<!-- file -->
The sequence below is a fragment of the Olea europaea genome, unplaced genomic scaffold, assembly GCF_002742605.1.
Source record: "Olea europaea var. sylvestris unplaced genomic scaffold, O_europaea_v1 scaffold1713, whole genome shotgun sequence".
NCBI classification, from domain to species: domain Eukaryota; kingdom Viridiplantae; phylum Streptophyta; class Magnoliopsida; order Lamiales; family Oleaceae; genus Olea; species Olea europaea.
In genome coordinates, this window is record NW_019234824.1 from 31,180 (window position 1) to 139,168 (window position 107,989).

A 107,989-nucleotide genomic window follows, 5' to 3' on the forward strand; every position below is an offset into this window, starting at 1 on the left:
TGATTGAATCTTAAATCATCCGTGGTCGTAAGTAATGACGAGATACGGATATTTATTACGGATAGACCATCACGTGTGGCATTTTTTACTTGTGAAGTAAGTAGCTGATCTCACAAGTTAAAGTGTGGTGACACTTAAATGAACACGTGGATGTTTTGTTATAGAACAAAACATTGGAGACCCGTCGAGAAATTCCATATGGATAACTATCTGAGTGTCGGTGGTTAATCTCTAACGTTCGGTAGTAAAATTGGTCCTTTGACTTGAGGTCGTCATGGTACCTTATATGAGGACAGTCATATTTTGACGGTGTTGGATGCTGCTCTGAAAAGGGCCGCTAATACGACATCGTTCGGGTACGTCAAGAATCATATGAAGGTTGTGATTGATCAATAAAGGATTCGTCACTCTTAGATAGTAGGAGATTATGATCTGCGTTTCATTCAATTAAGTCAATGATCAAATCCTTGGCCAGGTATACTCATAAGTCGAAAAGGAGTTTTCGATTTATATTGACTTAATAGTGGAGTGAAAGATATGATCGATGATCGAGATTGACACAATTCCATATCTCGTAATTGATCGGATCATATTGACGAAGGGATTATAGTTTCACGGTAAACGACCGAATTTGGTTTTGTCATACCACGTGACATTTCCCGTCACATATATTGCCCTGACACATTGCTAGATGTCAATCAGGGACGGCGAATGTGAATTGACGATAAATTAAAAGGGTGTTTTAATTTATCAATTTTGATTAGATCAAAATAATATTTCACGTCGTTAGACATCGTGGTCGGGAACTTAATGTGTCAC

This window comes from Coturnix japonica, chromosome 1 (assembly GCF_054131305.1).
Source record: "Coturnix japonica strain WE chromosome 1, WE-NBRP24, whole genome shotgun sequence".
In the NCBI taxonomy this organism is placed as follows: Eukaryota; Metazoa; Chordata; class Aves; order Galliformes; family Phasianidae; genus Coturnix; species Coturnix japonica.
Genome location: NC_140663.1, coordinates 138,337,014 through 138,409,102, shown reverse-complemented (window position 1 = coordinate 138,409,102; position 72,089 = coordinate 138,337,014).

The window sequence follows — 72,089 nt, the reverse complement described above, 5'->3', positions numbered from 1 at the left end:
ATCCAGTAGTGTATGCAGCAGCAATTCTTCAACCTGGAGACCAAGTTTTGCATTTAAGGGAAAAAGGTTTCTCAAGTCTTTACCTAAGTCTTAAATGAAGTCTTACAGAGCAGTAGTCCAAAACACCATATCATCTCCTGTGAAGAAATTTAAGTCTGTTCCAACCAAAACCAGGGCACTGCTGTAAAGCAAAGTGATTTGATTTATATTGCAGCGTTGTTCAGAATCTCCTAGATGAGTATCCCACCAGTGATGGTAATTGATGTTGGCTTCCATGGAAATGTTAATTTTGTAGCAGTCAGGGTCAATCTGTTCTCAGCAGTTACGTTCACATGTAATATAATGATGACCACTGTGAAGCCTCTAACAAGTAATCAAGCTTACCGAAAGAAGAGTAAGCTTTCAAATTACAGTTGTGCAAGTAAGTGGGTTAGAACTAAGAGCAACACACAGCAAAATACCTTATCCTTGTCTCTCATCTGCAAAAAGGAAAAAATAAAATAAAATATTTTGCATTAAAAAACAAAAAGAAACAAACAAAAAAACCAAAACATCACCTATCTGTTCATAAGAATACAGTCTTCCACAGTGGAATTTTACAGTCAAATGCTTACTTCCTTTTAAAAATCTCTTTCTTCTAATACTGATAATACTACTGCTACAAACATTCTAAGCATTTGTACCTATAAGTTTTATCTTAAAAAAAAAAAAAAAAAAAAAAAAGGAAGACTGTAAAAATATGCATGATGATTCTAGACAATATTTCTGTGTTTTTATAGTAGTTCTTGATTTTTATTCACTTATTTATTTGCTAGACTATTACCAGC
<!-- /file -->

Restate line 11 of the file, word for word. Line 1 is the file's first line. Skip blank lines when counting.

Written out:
The window sequence follows — 72,089 nt, the reverse complement described above, 5'->3', positions numbered from 1 at the left end: